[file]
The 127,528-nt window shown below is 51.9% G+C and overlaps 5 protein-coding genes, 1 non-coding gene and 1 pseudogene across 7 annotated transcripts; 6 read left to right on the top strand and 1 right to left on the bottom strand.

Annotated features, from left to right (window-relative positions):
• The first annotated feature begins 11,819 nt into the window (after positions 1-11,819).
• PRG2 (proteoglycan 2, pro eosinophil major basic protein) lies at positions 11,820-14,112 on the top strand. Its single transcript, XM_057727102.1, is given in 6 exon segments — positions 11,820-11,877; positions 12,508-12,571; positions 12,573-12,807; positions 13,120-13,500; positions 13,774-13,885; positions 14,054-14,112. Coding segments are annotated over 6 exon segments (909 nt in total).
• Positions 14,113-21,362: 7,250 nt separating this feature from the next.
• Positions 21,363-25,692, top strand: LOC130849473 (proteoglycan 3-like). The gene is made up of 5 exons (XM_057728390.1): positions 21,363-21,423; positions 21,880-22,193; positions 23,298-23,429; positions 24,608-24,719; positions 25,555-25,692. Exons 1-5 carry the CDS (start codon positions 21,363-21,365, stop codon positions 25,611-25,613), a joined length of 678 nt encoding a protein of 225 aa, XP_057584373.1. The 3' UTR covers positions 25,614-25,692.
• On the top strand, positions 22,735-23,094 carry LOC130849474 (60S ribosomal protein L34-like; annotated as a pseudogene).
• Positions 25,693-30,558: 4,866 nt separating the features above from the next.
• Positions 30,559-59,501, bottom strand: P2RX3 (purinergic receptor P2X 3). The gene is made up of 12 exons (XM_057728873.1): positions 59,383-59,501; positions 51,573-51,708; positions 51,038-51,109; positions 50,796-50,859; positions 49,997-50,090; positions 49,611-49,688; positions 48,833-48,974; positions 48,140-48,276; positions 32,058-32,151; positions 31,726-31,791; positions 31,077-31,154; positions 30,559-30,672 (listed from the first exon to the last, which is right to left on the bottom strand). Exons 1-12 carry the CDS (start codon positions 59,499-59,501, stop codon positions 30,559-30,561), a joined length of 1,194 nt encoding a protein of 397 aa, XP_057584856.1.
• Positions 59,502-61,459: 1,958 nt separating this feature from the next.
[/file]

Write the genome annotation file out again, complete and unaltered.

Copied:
The 127,528-nt window shown below is 51.9% G+C and overlaps 5 protein-coding genes, 1 non-coding gene and 1 pseudogene across 7 annotated transcripts; 6 read left to right on the top strand and 1 right to left on the bottom strand.

Annotated features, from left to right (window-relative positions):
• The first annotated feature begins 11,819 nt into the window (after positions 1-11,819).
• PRG2 (proteoglycan 2, pro eosinophil major basic protein) lies at positions 11,820-14,112 on the top strand. Its single transcript, XM_057727102.1, is given in 6 exon segments — positions 11,820-11,877; positions 12,508-12,571; positions 12,573-12,807; positions 13,120-13,500; positions 13,774-13,885; positions 14,054-14,112. Coding segments are annotated over 6 exon segments (909 nt in total).
• Positions 14,113-21,362: 7,250 nt separating this feature from the next.
• Positions 21,363-25,692, top strand: LOC130849473 (proteoglycan 3-like). The gene is made up of 5 exons (XM_057728390.1): positions 21,363-21,423; positions 21,880-22,193; positions 23,298-23,429; positions 24,608-24,719; positions 25,555-25,692. Exons 1-5 carry the CDS (start codon positions 21,363-21,365, stop codon positions 25,611-25,613), a joined length of 678 nt encoding a protein of 225 aa, XP_057584373.1. The 3' UTR covers positions 25,614-25,692.
• On the top strand, positions 22,735-23,094 carry LOC130849474 (60S ribosomal protein L34-like; annotated as a pseudogene).
• Positions 25,693-30,558: 4,866 nt separating the features above from the next.
• Positions 30,559-59,501, bottom strand: P2RX3 (purinergic receptor P2X 3). The gene is made up of 12 exons (XM_057728873.1): positions 59,383-59,501; positions 51,573-51,708; positions 51,038-51,109; positions 50,796-50,859; positions 49,997-50,090; positions 49,611-49,688; positions 48,833-48,974; positions 48,140-48,276; positions 32,058-32,151; positions 31,726-31,791; positions 31,077-31,154; positions 30,559-30,672 (listed from the first exon to the last, which is right to left on the bottom strand). Exons 1-12 carry the CDS (start codon positions 59,499-59,501, stop codon positions 30,559-30,561), a joined length of 1,194 nt encoding a protein of 397 aa, XP_057584856.1.
• Positions 59,502-61,459: 1,958 nt separating this feature from the next.